Currently there are two City Council/Administrative policies regarding the Mayor and City Council’s (collectively, “City Council”) use of City equipment: 10-9 (Use of Vehicles and Related Equipment) and No. 10-10 (Information Systems and Communications). In general, these two policies outline the City Council’s allowable usage of city equipment, ranging from vehicles to electronic devices.
Staff understands that there may be a desire to modify one or both of these policies to reasonably preclude the use of certain equipment by City Council members. For example, one possible outcome could be that you determine that it is unnecessary for City Council members to use any City vehicles and could direct staff to amend the Use of Vehicles and Related Equipment Policy accordingly. In the alternative, there may be a desire to further clarify when City laptops could be used and similar revisions could be made to the Information Systems and Communications’ Policy.
Regarding penalties for violations, although these policies contain them for City employee violations, they are silent as to what happens for City Council Member violations. By way of example, the Vehicle/Equipment Use Policy provides that “any employee found to have violated this Policy may be subject to formal disciplinary action up to and including termination from City employment.” The Information Systems and Communications Policy similarly states that “any employee found to have violated this policy may be subject to formal disciplinary action up to and including termination from City employment” and then goes into greater detail on penalties, depending on the nature of the violation.
Although there are other policies that apply to City Council Members, (Brown Act, Attendance at Public Meetings, Nepotism and Fraternization, Unlawful Discrimination and Harassment; Fraud; Confidential, Privileged and Protected Information; Travel/Meetings; Gifts; and Meeting Rules and Procedures); only the Meeting Rules and Procedures Policy contains a clear penalty provision for its violation by City Council Members.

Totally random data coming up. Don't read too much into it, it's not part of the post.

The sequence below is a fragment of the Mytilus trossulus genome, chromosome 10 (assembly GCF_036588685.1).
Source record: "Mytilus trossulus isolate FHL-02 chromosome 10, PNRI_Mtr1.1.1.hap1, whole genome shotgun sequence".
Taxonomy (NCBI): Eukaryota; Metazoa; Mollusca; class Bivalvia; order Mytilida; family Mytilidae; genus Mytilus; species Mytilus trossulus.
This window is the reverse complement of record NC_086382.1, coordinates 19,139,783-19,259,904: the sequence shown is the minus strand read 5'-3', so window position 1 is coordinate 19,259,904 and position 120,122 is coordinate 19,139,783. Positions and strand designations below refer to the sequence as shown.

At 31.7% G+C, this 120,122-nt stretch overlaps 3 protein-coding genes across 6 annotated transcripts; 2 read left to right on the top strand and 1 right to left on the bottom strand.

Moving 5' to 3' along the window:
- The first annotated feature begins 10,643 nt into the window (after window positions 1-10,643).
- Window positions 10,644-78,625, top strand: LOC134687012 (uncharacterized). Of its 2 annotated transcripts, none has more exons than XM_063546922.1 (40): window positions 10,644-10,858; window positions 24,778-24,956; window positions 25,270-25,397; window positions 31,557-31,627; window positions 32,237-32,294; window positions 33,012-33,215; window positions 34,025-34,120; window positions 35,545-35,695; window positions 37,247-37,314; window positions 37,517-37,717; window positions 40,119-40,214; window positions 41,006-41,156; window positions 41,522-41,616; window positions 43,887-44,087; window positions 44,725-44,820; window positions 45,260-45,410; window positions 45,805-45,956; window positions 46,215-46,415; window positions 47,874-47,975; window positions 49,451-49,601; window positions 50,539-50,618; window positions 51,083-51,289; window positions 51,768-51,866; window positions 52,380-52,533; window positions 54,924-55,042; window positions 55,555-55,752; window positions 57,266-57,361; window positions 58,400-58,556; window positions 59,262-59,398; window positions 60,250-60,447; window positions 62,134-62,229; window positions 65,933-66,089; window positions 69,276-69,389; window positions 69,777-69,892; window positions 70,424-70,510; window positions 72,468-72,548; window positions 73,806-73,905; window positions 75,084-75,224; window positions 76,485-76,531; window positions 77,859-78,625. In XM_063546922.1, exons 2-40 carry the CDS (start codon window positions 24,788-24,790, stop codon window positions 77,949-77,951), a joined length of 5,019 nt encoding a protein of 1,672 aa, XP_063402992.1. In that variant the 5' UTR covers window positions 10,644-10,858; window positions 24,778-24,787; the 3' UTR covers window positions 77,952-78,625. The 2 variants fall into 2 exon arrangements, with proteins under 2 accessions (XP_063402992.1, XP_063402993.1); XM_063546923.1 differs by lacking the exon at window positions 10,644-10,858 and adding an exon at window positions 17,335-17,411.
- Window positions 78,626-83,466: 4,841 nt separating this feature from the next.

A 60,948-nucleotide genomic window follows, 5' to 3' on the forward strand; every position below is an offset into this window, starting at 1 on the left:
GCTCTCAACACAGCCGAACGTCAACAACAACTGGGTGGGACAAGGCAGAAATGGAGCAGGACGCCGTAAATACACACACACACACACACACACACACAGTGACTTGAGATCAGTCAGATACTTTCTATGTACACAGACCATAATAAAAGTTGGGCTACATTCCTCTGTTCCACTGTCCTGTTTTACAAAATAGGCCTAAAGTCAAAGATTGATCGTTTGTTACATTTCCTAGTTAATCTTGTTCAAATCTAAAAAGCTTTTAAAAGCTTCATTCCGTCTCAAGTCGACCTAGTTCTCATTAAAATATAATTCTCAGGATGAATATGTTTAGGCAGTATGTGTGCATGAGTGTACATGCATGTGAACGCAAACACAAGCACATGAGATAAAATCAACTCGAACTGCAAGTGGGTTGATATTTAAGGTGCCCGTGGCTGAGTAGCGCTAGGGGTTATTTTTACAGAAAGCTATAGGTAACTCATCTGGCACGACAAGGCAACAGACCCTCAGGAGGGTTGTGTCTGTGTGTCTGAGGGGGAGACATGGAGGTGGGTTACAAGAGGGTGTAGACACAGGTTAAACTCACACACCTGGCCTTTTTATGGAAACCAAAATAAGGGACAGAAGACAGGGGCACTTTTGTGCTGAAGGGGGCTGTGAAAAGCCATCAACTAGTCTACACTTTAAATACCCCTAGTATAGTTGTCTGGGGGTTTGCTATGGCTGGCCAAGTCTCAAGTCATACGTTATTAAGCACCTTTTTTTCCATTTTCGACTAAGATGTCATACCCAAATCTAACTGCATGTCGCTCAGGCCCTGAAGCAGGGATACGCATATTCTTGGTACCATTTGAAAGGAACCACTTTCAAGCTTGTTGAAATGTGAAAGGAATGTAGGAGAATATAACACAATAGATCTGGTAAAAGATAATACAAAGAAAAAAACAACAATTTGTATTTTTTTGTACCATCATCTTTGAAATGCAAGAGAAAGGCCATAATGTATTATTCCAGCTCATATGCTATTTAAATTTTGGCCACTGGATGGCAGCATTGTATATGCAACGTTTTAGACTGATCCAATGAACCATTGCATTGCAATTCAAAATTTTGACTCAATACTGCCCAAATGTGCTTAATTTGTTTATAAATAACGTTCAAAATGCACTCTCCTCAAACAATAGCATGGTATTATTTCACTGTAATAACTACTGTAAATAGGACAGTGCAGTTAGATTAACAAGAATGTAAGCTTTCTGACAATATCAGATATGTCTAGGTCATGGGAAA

Section 35 of the City Council Meeting Rules and Procedures Policy reads as follows:
“… City Council members who intentionally and repeatedly do not follow proper conduct may be reprimanded or formally censured by the Council, lose committee assignments (both within the City of Brentwood or with inter-governmental agencies) or have official travel restricted. Serious infractions of the Code of Ethics or Code of Conduct could lead to other sanctions as deemed appropriate by Council.”
As currently written, the above sanctions appear only to apply to violations of Policy No. 110-1 and not to the remainder of the City Council’s policies. In addition, it should be noted that currently the City does not have either a Code of Ethics or a Code of Conduct that are referenced in Section 35. Staff believes that these references were inadvertently retained from another city’s policy when this one was originally adopted in Brentwood in 2001.
Should the City Council wish to include penalty provisions for their violation of applicable City policies, there are at least two ways to move forward.
- Amend each policy to include penalty provisions that apply to the City Council
- Amend section 35 of the Meeting Rules and Procedures Policy so that it applies to other City policies.
Although the first option would take more time and staff resources to implement, it would have the advantage of allowing penalties to be better tailored to a specific policy. The second option could be enacted relatively quickly, but may not be entirely appropriate for a particular policy.
If the Council desires to expedite the process, but is concerned about the applicability of certain penalties to a given policy, you may wish to consider first amending section 35 of the Meetings Rules and Procedures Policy and then, as individual policies are brought forward for review, consider whether they should contain more specific penalty provisions.
If the Council directs staff to amend Council/Administrative policies regarding Council use of City equipment and/or to include penalty provisions for their violation, there will be minor staff costs associated with the drafting of the revisions and related staff report.
Contra Costa Times: Brentwood leaders to examine use of city equipment by public officials
Brentwood Press: Council to Consider Ethics Policy